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    With the steady stream of settlers into Indian “” land, Eastern newspapers circulated sensationalized reports of savage native tribes committing widespread massacres of hundreds of white travelers. Although some settlers lost their lives to American Indian attacks, this was not the norm; in fact, Native American tribes frequently helped settlers cross over the Plains. Not only did the American Indians peddle wild game and other necessities to travelers, but they served as guides and messengers between wagon trains as well. Despite the genial natures of the American Indians, settlers still feared the likelihood of an attack.

     

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    To calm these anxieties, in 1851 the U.S. government kept a conference with several local Indian tribes and established the Treaty of Fort Laramie. Within this treaty, each Native American tribe accepted a bounded territory, allowed the government to construct tracks and forts in this territory and pledged never to go after settlers; in return the federal government agreed to honor the boundaries of each tribe’s territory and make annual payments to the Indians. The Native American tribes responded peacefully to the treaty; in fact the Cheyenne, Sioux, Crow, Arapaho, Assinibione, Mandan, Gros Ventre and Arikara tribes, who entered into the treaty, even consented to end the hostilities amongst their tribes in order to accept the conditions of the treaty.

     

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    indian treaties were regularly violated by the USThis peaceful agreement between the U.S. government and the Native American tribes did not stand very long. After hearing testimonies of fertile terrain and great mineral wealth in the West, the government soon broke their promises established in the Treat of Fort Laramie by allowing thousands of non-Indians to flood into the region. With so many newcomers moving west, the federal government established a policy of restricting Native Americans to reservations, small swaths of land within a group’s territory that was set aside exclusively for Indian use, in order to offer more property for “” non-Indian settlers.

    In a series of new treaties the U.S. government forced Native Americans to give up their land and migrate to reservations in exchange for protection from attacks by white settlers. In addition, the Indians were offered a yearly stipend that would include money in addition to foodstuffs, livestock, household goods and farming tools. These reservations were established in an effort to pave the way for heightened U.S. growth and involvement in the West, as well as to keep the Native Americans divided from the whites in order to lessen the potential for conflict.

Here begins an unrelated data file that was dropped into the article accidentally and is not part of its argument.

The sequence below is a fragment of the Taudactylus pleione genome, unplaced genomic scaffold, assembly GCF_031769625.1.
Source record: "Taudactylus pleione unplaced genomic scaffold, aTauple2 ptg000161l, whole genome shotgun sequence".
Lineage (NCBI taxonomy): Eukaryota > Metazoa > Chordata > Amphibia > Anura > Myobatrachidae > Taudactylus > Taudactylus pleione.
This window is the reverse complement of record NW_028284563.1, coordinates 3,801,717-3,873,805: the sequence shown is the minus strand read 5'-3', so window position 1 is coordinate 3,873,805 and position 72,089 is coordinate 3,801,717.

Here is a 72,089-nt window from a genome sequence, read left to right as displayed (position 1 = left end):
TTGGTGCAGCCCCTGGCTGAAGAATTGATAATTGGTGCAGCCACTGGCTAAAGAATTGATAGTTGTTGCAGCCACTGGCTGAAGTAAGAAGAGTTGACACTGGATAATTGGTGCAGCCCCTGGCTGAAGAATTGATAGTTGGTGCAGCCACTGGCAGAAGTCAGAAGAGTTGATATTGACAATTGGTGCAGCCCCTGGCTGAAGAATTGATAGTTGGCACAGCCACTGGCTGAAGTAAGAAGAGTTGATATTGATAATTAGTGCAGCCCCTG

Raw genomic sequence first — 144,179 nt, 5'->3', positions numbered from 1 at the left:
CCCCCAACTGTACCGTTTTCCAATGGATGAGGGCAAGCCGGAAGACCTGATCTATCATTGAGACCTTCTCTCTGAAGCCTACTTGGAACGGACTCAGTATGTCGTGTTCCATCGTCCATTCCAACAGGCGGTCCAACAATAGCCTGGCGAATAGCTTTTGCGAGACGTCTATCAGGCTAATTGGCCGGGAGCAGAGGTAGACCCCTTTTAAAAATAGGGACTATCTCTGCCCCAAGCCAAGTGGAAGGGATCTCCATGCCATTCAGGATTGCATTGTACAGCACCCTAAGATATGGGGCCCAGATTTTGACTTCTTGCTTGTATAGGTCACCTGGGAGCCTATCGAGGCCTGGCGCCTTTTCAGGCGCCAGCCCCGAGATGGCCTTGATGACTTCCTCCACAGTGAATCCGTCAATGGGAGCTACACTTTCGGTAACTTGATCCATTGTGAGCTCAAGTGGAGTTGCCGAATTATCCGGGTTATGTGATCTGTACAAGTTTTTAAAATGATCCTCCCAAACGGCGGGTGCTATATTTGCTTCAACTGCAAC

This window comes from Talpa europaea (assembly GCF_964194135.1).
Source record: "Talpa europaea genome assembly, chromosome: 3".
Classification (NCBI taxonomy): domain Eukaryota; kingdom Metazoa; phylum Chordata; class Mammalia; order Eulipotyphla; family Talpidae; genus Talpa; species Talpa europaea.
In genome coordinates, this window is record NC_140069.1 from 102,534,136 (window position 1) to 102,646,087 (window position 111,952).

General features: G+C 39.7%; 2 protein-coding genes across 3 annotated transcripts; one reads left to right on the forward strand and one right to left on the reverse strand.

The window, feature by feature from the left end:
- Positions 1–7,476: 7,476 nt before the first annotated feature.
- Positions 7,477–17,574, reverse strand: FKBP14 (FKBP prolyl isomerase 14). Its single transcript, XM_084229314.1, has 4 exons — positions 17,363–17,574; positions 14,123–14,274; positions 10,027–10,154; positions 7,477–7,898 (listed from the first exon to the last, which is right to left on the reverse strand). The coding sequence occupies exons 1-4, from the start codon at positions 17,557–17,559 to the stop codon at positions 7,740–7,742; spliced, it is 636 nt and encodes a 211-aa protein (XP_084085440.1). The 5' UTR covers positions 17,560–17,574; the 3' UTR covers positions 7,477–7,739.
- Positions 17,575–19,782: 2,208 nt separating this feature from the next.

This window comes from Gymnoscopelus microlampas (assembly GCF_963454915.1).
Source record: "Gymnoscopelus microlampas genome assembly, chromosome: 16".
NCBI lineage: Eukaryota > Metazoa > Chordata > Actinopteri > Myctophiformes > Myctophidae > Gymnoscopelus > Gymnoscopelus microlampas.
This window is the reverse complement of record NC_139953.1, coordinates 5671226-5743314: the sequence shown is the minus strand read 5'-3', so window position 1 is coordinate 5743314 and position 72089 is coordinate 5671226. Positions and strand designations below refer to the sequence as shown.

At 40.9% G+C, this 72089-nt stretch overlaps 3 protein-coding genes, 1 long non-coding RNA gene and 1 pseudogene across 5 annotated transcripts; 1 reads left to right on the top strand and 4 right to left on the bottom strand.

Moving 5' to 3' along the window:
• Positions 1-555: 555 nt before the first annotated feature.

History of the Plains Indians


    These agreements had many challenges. Most of all many of the native people didn’t entirely grasp the document that they were finalizing or the conditions within it; further, the treaties did not acknowledge the cultural norms of the Native Americans. In addition to this, the government departments responsible for applying these policies were plagued with poor management and corruption. In fact many treaty provisions were never implemented.

    The U.S. government almost never held up their side of the accords even when the Native Americans went quietly to their reservations. Shady bureau agents frequently sold off the supplies that were intended for the Indians on reservations to non-Indians. Moreover, as settlers demanded more land in the West, the federal government continually decreased the size of the reservations. By this time, many of the Native American people were dissatisfied with the treaties and angered by settlers’ constant demands for land.

     

    A Look at Native American Symbols


    Angered by the government’s dishonest and unfair policies, some Native American tribes, including bands of Cheyennes, Arapahos, Comanches and Sioux, battled back. As they struggled to maintain their lands and their tribes’ survival, more than one thousand skirmishes and battles broke out in the West between 1861 and 1891. In an effort to compel Native Americans onto the reservations and to end the violence, the U.S. government reacted to these conflicts with costly military campaigns. Obviously the U.S. government’s Indian regulations required of a change.

     

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    iroquois indian serving union forces in the civil warNative American policy shifted dramatically after the Civil War. Reformers believed that the policy of pushing Native Americans inside reservations was far too strict while industrialists, who were worried about their property and resources, thought of assimilation, the cultural absorption of the American Indians into “white America” as the single long-term strategy for ensuring Native American survival. In 1871 the government approved a critical law stating that the United States would not deal with Native American tribes as sovereign entities.